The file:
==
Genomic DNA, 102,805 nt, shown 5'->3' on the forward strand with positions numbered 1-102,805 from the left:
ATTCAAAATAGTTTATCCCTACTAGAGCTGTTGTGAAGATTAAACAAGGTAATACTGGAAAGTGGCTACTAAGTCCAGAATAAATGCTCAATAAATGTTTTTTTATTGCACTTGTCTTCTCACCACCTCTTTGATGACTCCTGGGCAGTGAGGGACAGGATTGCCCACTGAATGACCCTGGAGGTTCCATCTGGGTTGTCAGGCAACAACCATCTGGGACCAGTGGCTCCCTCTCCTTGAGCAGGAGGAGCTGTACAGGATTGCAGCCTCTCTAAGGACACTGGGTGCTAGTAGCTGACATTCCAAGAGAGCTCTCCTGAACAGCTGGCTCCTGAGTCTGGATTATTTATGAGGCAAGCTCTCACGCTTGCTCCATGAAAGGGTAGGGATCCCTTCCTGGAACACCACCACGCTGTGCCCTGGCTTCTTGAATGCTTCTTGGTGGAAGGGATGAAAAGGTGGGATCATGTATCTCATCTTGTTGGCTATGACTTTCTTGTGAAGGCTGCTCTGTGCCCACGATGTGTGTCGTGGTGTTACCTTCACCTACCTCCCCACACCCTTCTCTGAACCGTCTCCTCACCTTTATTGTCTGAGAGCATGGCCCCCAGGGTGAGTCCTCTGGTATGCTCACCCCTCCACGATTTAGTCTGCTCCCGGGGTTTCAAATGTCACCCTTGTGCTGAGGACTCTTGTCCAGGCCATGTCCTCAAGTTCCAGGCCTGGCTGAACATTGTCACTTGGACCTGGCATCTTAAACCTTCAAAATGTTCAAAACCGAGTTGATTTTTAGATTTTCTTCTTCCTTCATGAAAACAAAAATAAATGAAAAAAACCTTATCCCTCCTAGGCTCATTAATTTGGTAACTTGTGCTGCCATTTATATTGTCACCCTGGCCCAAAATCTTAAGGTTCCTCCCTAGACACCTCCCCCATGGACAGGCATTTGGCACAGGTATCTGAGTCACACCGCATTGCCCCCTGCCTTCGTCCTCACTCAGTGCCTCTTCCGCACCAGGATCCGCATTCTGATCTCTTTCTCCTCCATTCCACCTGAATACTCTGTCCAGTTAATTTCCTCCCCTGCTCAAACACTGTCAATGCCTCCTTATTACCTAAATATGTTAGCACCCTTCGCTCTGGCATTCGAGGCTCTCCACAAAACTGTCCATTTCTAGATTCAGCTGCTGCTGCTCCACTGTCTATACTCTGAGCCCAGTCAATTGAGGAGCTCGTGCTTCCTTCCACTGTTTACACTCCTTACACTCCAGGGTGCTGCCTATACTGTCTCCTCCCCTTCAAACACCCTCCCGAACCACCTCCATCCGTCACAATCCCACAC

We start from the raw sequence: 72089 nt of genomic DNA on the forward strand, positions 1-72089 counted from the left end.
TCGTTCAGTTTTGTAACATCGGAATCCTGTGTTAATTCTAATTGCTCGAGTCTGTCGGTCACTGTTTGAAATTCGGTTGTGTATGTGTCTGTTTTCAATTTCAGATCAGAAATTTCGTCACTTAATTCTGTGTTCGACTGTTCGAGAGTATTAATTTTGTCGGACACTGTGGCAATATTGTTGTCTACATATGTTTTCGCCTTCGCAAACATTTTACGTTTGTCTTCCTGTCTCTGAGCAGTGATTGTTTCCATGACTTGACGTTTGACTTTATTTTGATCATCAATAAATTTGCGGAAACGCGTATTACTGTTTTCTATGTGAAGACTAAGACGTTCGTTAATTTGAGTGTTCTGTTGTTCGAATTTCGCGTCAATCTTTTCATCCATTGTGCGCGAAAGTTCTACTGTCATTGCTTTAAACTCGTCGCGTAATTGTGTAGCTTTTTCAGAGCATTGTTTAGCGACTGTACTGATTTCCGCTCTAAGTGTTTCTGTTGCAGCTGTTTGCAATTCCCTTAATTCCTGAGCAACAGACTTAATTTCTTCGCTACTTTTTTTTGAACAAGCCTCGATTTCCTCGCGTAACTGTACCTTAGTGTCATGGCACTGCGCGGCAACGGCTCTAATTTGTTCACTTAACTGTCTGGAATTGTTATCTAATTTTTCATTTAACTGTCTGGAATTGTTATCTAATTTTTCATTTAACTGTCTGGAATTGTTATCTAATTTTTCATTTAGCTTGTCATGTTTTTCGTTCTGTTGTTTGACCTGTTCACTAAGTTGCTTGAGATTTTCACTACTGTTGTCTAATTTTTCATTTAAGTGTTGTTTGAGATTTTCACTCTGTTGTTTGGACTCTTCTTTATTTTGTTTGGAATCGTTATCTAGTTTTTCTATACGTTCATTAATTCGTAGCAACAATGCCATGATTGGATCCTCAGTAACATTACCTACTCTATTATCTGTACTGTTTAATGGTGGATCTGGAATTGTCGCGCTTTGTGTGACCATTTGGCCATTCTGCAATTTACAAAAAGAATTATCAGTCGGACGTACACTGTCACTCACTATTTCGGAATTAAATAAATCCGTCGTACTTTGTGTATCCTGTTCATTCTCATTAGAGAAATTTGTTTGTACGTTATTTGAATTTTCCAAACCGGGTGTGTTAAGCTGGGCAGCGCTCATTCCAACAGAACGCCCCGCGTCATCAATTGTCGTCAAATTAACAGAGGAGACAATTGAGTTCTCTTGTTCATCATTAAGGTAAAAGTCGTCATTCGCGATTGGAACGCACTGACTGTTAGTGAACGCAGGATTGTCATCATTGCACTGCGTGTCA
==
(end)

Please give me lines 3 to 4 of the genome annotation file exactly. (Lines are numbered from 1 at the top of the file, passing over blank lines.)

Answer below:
We start from the raw sequence: 72089 nt of genomic DNA on the forward strand, positions 1-72089 counted from the left end.
TCGTTCAGTTTTGTAACATCGGAATCCTGTGTTAATTCTAATTGCTCGAGTCTGTCGGTCACTGTTTGAAATTCGGTTGTGTATGTGTCTGTTTTCAATTTCAGATCAGAAATTTCGTCACTTAATTCTGTGTTCGACTGTTCGAGAGTATTAATTTTGTCGGACACTGTGGCAATATTGTTGTCTACATATGTTTTCGCCTTCGCAAACATTTTACGTTTGTCTTCCTGTCTCTGAGCAGTGATTGTTTCCATGACTTGACGTTTGACTTTATTTTGATCATCAATAAATTTGCGGAAACGCGTATTACTGTTTTCTATGTGAAGACTAAGACGTTCGTTAATTTGAGTGTTCTGTTGTTCGAATTTCGCGTCAATCTTTTCATCCATTGTGCGCGAAAGTTCTACTGTCATTGCTTTAAACTCGTCGCGTAATTGTGTAGCTTTTTCAGAGCATTGTTTAGCGACTGTACTGATTTCCGCTCTAAGTGTTTCTGTTGCAGCTGTTTGCAATTCCCTTAATTCCTGAGCAACAGACTTAATTTCTTCGCTACTTTTTTTTGAACAAGCCTCGATTTCCTCGCGTAACTGTACCTTAGTGTCATGGCACTGCGCGGCAACGGCTCTAATTTGTTCACTTAACTGTCTGGAATTGTTATCTAATTTTTCATTTAACTGTCTGGAATTGTTATCTAATTTTTCATTTAACTGTCTGGAATTGTTATCTAATTTTTCATTTAGCTTGTCATGTTTTTCGTTCTGTTGTTTGACCTGTTCACTAAGTTGCTTGAGATTTTCACTACTGTTGTCTAATTTTTCATTTAAGTGTTGTTTGAGATTTTCACTCTGTTGTTTGGACTCTTCTTTATTTTGTTTGGAATCGTTATCTAGTTTTTCTATACGTTCATTAATTCGTAGCAACAATGCCATGATTGGATCCTCAGTAACATTACCTACTCTATTATCTGTACTGTTTAATGGTGGATCTGGAATTGTCGCGCTTTGTGTGACCATTTGGCCATTCTGCAATTTACAAAAAGAATTATCAGTCGGACGTACACTGTCACTCACTATTTCGGAATTAAATAAATCCGTCGTACTTTGTGTATCCTGTTCATTCTCATTAGAGAAATTTGTTTGTACGTTATTTGAATTTTCCAAACCGGGTGTGTTAAGCTGGGCAGCGCTCATTCCAACAGAACGCCCCGCGTCATCAATTGTCGTCAAATTAACAGAGGAGACAATTGAGTTCTCTTGTTCATCATTAAGGTAAAAGTCGTCATTCGCGATTGGAACGCACTGACTGTTAGTGAACGCAGGATTGTCATCATTGCACTGCGTGTCA